Daily cortisol production rate in man determined by stable isotope dilution/mass spectrometry

Nora V. Esteban, Thérèse Loughlin, Alfred L. Yergey, Joanna K. Zawadzki, John D. Booth, Jorg C. Winterer, D. Lynn Loriaux

Research output: Contribution to journalArticlepeer-review

412 Scopus citations


Growth retardation as well as the development of Cushingoid features in adrenally insufficient patients treated with the currently accepted replacement dose of cortisol (33–41μmol/day · m2; 12–15 mg/m2·day) prompted us to reevaluate the cortisol production rate (FPR) in normal subjects and patients with Cushing’s syndrome, using a recently developed thermospray liquid chromatography-mass spectrometry method. The stable isotope [9, 12, 12-2H3]cortisol was infused continuously for 31 h at about 5% of the anticipated FPR. Blood samples were obtained at 20-min intervals for 24 h, spun, and pooled in 4-h groups. Tracer dilution in plasma was determined by liquid chromatography/mass spectrometry. The method was validated with controlled infusions in 6 patients with adrenal insufficiency. Results from 12 normal volunteers revealed a FPR of 27.3 ± 7.5 μmol/day (9.9 ± 2.7 mg/day) or 15.7 μmol/day · m2; 5.7 mg/m2·day). A previously unreported circadian variation in FPR was observed. Patients with Cushing’s syndrome demonstrated unequivocal elevation of FPR (84.7 ± 25.7 μmol/day) and loss of circadian rhythm. FPR and cortisol concentration correlated during each sample period in normal volunteers, indicating that cortisol secretion, rather than metabolism, is mainly responsible for changes in plasma cortisol. Our data suggest that the FPR in normal subjects may be lower than previously believed.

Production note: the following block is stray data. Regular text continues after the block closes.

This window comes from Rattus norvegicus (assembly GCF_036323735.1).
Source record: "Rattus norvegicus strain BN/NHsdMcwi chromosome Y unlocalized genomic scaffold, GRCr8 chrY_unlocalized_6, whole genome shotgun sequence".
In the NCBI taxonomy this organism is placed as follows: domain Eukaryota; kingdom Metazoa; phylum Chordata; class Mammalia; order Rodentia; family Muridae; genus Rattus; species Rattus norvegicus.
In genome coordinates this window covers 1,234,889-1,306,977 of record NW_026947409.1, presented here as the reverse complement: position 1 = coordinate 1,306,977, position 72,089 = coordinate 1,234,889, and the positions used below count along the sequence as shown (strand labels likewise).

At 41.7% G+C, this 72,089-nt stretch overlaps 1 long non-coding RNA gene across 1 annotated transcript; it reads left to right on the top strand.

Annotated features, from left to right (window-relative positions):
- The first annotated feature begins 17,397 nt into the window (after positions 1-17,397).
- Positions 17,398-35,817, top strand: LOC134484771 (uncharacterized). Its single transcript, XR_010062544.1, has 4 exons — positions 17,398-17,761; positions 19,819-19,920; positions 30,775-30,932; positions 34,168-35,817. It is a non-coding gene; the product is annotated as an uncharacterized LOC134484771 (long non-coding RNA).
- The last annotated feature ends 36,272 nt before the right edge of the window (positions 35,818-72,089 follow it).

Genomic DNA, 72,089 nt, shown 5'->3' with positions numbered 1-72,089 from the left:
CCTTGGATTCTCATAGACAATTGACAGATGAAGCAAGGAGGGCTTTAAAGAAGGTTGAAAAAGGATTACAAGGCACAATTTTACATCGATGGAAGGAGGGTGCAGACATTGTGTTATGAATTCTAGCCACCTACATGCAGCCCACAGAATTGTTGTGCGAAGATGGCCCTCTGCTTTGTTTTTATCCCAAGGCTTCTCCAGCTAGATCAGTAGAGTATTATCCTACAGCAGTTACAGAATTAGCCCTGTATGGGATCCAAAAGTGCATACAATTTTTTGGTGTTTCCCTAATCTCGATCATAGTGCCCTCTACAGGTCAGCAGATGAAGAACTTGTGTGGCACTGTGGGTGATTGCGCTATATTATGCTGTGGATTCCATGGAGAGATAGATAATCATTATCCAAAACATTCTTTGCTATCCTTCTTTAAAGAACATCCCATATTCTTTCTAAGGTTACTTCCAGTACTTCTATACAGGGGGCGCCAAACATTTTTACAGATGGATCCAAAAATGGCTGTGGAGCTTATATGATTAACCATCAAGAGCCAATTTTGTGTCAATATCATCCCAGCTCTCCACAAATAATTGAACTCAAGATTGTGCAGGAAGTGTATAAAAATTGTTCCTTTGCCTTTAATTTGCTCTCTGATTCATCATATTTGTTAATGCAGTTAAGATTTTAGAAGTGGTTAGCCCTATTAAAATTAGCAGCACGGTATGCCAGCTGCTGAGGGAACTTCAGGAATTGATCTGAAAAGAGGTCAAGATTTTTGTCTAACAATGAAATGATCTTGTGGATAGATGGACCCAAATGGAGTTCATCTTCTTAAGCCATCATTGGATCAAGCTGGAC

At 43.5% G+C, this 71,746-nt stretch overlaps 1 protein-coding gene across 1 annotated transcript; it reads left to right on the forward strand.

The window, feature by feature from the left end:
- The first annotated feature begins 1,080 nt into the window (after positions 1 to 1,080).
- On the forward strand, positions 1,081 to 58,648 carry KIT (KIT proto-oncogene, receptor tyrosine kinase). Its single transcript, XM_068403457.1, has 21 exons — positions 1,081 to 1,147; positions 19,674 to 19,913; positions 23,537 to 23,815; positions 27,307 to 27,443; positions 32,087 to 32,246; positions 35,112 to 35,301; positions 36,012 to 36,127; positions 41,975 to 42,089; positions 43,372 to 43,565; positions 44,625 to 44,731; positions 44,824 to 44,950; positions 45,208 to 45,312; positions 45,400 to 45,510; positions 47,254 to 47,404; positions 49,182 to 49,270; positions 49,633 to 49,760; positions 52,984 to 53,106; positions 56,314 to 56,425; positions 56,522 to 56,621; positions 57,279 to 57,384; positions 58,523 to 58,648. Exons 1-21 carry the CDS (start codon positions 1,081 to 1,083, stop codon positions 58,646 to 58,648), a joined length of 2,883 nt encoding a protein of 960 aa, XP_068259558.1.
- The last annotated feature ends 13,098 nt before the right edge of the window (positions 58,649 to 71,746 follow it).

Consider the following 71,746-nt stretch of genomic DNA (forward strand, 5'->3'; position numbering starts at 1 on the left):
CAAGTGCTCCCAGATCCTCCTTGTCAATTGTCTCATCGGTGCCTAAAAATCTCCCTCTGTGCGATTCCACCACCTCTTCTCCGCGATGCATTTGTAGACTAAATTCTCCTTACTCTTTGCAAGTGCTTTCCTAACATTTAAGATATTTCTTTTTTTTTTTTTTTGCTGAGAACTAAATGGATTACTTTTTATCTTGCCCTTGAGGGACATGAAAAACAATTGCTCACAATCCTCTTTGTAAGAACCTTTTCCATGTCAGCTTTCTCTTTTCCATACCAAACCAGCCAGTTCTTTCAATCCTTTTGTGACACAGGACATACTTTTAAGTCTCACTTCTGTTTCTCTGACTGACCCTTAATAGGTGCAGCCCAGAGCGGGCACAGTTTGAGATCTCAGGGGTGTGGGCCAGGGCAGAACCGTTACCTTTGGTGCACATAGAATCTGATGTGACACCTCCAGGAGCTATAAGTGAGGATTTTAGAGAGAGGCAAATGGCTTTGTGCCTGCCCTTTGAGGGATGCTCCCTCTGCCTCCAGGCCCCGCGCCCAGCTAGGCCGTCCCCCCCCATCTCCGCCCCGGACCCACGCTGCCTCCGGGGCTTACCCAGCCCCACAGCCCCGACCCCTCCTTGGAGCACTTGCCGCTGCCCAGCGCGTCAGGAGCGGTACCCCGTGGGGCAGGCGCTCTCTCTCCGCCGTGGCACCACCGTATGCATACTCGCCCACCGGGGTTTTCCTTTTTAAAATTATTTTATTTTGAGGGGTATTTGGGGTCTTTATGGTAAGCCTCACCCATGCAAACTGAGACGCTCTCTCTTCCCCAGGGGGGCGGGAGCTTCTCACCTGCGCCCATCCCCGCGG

Original languageEnglish (US)
Pages (from-to)39-45
Number of pages7
JournalJournal of Clinical Endocrinology and Metabolism
Issue number1
StatePublished - Jan 1991

ASJC Scopus subject areas

  • Endocrinology, Diabetes and Metabolism
  • Biochemistry
  • Endocrinology
  • Clinical Biochemistry
  • Biochemistry, medical


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